I might be totally barking up the wrong tree here, but it occurs to me that this pattern of passive aggressive communication, at some point was triggered or repeatedly triggered by a family member or someone living in the home who has a “reactive” personality. Another way of saying it is “emotionally labile.” It’s hard to be direct with such individuals, if they have a history of emotional outbursts when something occurs or has been said that they don’t like.
Therefore, those who are around this person are “walking on eggs,” in order to keep the peace and avoid difficult confrontations. These communication patterns become so habitual that they become part of personality, and are carried forward into the world, putting a person at a professional and social disadvantage.
Another possibility is that this passive aggressive behavior has been handed down through the generations. In that case, the person who initiated the behavior might have been a great great-great-grandparent. The one or more individuals who convinced the family that passive aggressive behavior was their only safe emotional outlet, in all likelihood, became volatile as a result of trauma, abuse, low self-esteem, injustice, or any other number of negative experiences.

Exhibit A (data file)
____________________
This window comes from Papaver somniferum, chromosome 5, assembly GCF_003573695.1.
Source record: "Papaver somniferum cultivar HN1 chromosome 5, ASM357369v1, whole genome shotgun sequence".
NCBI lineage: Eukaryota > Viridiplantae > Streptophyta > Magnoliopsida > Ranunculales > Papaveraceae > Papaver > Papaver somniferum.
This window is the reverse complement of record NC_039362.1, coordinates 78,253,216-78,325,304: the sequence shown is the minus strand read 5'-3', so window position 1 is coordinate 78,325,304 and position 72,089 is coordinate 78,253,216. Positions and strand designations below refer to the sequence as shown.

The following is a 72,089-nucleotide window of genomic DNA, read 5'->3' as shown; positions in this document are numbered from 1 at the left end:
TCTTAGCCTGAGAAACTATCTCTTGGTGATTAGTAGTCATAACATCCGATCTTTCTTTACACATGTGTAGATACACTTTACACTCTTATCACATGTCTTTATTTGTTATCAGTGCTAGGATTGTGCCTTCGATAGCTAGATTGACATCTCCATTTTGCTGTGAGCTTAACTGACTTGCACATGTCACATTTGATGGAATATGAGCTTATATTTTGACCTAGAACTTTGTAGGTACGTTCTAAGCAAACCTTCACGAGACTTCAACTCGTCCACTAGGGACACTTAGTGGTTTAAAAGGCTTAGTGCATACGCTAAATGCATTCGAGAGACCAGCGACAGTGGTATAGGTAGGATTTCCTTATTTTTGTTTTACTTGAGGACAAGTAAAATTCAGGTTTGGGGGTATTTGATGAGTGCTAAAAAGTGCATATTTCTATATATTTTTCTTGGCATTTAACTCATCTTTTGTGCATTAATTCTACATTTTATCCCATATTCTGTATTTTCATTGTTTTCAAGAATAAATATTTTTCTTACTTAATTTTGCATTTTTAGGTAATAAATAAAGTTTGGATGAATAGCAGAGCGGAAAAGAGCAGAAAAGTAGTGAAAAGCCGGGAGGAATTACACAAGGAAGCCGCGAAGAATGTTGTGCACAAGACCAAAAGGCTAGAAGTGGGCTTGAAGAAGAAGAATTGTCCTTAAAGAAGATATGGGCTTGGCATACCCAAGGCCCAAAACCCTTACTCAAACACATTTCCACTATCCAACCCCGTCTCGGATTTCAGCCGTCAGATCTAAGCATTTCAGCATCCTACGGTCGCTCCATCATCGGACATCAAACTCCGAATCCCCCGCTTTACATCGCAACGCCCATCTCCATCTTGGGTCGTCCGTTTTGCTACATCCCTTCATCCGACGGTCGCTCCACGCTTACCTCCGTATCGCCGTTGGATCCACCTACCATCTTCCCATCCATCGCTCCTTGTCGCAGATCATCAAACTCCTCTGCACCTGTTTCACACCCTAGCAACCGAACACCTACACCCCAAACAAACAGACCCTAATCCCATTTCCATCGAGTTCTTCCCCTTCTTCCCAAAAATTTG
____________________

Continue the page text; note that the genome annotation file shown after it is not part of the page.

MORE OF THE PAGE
I am bringing this up for two reasons. The first is that perhaps by considering that the behavior is the result of some kind of suffering, it will be easier to forgive. The second reason is that it may be possible to help this person become more tolerant. That is of course if the original source of the problem is still alive.
Often, such troubled individuals need to have someone who will listen to them with genuine care. Listening to a person, and not backing away, even if they’re throwing a tantrum, and letting them vent until it out of their system, at least temporarily, while remaining calm and interested in what this person is ranting about, can cause a surprising shift in the person. I have seen this approach work hundreds of times.
I can’t say for sure if such an approach will work in your case, but perhaps some variation of it will.
I just had a flash in my mind about the Dog Whisperer talking about being “calm and assertive.” It is certainly something that takes practice. However, people usually end up respecting you for being that way.